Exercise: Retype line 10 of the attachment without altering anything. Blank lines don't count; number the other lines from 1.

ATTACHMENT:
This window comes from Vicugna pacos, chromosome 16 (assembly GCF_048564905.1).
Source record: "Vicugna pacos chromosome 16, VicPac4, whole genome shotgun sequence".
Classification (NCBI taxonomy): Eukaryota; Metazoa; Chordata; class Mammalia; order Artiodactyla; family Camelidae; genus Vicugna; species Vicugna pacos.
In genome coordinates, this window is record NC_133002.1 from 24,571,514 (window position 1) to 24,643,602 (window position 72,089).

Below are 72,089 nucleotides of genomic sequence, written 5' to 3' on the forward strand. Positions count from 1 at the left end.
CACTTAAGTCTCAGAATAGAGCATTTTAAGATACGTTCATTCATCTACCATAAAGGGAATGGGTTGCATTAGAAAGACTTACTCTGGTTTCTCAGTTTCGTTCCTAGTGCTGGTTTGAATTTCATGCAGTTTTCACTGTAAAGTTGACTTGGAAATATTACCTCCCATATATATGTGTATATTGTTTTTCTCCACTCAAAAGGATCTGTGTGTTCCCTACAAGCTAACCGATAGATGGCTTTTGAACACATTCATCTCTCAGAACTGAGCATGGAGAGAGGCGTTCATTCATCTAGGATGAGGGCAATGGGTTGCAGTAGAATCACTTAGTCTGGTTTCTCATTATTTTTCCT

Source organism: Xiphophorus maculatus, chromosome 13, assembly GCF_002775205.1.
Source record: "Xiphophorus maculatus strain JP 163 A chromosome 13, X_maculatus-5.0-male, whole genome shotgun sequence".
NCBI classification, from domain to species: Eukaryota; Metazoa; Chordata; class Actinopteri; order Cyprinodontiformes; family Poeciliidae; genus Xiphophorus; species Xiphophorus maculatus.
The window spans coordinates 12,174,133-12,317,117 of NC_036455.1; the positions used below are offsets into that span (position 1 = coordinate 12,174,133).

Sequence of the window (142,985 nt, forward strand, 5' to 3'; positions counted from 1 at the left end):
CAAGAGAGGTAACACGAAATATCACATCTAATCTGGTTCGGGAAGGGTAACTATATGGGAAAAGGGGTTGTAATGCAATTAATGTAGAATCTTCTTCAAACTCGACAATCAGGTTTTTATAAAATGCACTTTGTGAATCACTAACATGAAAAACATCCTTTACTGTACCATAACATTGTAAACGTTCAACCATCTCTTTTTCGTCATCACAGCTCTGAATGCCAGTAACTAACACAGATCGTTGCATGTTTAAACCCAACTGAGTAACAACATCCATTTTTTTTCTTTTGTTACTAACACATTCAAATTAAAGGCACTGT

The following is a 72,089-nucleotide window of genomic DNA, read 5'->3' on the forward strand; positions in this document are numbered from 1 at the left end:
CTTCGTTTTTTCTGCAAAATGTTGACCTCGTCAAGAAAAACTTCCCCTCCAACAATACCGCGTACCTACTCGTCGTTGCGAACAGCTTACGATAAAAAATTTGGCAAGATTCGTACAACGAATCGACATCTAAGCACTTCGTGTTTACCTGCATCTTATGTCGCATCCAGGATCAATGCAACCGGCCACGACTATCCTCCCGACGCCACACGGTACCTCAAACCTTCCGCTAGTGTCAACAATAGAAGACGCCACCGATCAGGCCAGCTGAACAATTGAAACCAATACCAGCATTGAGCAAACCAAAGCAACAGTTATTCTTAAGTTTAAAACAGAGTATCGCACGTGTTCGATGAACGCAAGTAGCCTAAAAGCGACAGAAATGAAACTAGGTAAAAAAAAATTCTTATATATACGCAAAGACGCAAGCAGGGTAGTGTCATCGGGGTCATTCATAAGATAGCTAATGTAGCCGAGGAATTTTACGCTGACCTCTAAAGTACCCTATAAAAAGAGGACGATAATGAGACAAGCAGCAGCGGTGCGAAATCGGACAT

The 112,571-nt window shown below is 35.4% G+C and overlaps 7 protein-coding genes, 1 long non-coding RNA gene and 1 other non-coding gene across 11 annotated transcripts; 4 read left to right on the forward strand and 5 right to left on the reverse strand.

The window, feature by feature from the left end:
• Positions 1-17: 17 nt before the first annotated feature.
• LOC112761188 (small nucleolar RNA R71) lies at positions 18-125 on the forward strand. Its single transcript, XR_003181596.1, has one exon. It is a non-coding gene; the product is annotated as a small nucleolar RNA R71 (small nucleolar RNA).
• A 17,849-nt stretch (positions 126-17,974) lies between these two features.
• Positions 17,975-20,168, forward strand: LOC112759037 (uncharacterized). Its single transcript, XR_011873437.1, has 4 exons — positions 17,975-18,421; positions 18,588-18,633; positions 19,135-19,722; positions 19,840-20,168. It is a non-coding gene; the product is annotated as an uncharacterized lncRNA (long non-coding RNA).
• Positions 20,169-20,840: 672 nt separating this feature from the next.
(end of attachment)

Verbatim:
The window spans coordinates 12,174,133-12,317,117 of NC_036455.1; the positions used below are offsets into that span (position 1 = coordinate 12,174,133).